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Lapid: ‘I’m not scared of early elections’

Yesh Atid leader slams PM for ‘standing idly by’ as key issues hijacked by Likud hardliners; ‘Jewish state’ bill won’t pass in current form

Finance Minister Yair Lapid with Prime Minister Benjamin Netanyahu. (Photo credit: Flash90)
Finance Minister Yair Lapid with Prime Minister Benjamin Netanyahu. (Photo credit: Flash90)

Finance Minister Yair Lapid, leader of the centrist Yesh Atid party, said Saturday that he was not afraid to go to early elections, amid growing speculation that Prime Minister Benjamin Netanyahu may dissolve the government over a coalition crisis surrounding his controversial “Jewish state” bill.

Netanyahu is reportedly set to decide on whether to call for early elections by Monday.

At a gathering in Tel Aviv Saturday afternoon, Lapid said early elections do not scare him but it was “not what the State of Israel needs at the moment.”

He also said the “Jewish state” bill would not become law in its current form, and warned that the debate surrounding the proposed legislation was harming Israel’s international relations.

Lapid panned Netanyahu for not acting decisively on key issues, causing a deadlock in the government.

On important issues, “everything is stuck, and Netanyahu is standing idly by. The state budget, international relations, the personal security of Israeli citizens, housing and so on,” Lapid said.

“Instead of dealing with what is important, [he] is dealing with polls and [is worrying about] political survival,” he added.

Lapid spoke bitterly of “five strong Likud central committee members who are ruling the country and influencing the party.” He accused these activists of taking hostage the state budget — set to pass in March 2015 — and using it to make political deals.

“The state budget is stuck because these five central committee members are pressuring Netanyahu and convincing him not to accept the budget, and I don’t understand why he’s going along with it,” Lapid said.

Lapid said Netanyahu need to “stand up to his own party” and tell its members that “the festival of corruption is over.”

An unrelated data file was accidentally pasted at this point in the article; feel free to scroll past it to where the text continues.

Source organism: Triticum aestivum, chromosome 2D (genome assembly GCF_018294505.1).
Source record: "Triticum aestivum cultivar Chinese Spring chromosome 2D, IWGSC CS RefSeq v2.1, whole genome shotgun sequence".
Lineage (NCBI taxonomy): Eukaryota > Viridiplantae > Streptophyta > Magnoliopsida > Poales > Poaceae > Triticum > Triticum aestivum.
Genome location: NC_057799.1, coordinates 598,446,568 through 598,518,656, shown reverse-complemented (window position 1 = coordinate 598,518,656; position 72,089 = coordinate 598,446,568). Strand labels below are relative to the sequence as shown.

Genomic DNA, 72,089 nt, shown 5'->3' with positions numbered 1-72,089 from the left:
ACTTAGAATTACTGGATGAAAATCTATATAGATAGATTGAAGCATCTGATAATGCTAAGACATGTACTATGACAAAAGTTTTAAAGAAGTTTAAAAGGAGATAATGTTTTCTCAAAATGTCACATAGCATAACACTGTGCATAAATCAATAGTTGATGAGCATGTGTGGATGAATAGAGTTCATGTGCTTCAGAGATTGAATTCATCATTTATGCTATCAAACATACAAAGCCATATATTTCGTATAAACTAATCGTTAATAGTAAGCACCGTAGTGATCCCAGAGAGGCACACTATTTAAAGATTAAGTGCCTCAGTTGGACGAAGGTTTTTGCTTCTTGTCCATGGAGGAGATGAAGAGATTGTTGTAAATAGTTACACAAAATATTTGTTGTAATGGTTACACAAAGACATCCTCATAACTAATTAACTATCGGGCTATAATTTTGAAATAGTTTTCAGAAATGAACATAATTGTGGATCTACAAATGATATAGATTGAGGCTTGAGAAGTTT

On Friday, Netanyahu expressed concern about indications that the state budget would not pass by the March deadline, given the coalition crisis, and blasted Lapid for trying to push through his 0% tax housing bill, according to a Channel 2 report.

“This is a law that will waste millions [of shekels] and will not affect the housing market,” Netanyahu reportedly said, adding that he would not allow Lapid to harm the defense budget.

Lapid also denied reports Saturday that he was pushing to build an alternative coalition without Netanyahu. On Friday, Likud sources told Channel 10 that they want the Knesset legal adviser to check whether Lapid is plotting what they called an attempt at a “putsch.”

“I’ve said it before and I’ll say it again. We are not trying to build an alternative coalition,” Lapid said.

For its part, Yesh Atid asked the Knesset legal adviser on Friday to check whether Netanyahu is negotiating agreements for the next government with the ultra-Orthodox parties, and whether this is legal.

Lapid addressed concerns over the “Jewish state” law and said that he does not believe the legislation will pass in its current form.

“We are paying for this [proposed] law in deteriorating relations with world countries and in negative headlines in international media,” he said.

The bill, which would enshrine Israel’s character as a Jewish state in Israel’s de facto constitution, has come under harsh criticism from Lapid, Justice Minister Tzipi Livni, as well as opposition lawmakers, President Reuven Rivlin, and his predecessor Shimon Peres.

“I am in favor of a nationality bill, but the existing draft will not pass as is,” said Lapid.

Critics say the law is undemocratic to Israel’s Arab and other minority populations. A stormy cabinet meeting on the bill at the beginning of the week saw Livni accuse Netanyahu of backing the legislation in order to try and pry apart the coalition so that he can call elections.

Netanyahu has vowed to push the measure through, saying that it would guarantee equal rights for the country’s citizens and put Israel’s democratic and Jewish characters on equal footing.

The PM has presented 14 “principles” — a two-page articulation of the guiding principles for the as-yet unsubmitted government version of the nation-state bill — as a softened version to the more “right-wing” versions submitted by MKs Ze’ev Elkin, Yariv Levin, Robert Ilatov and Ayelet Shaked.

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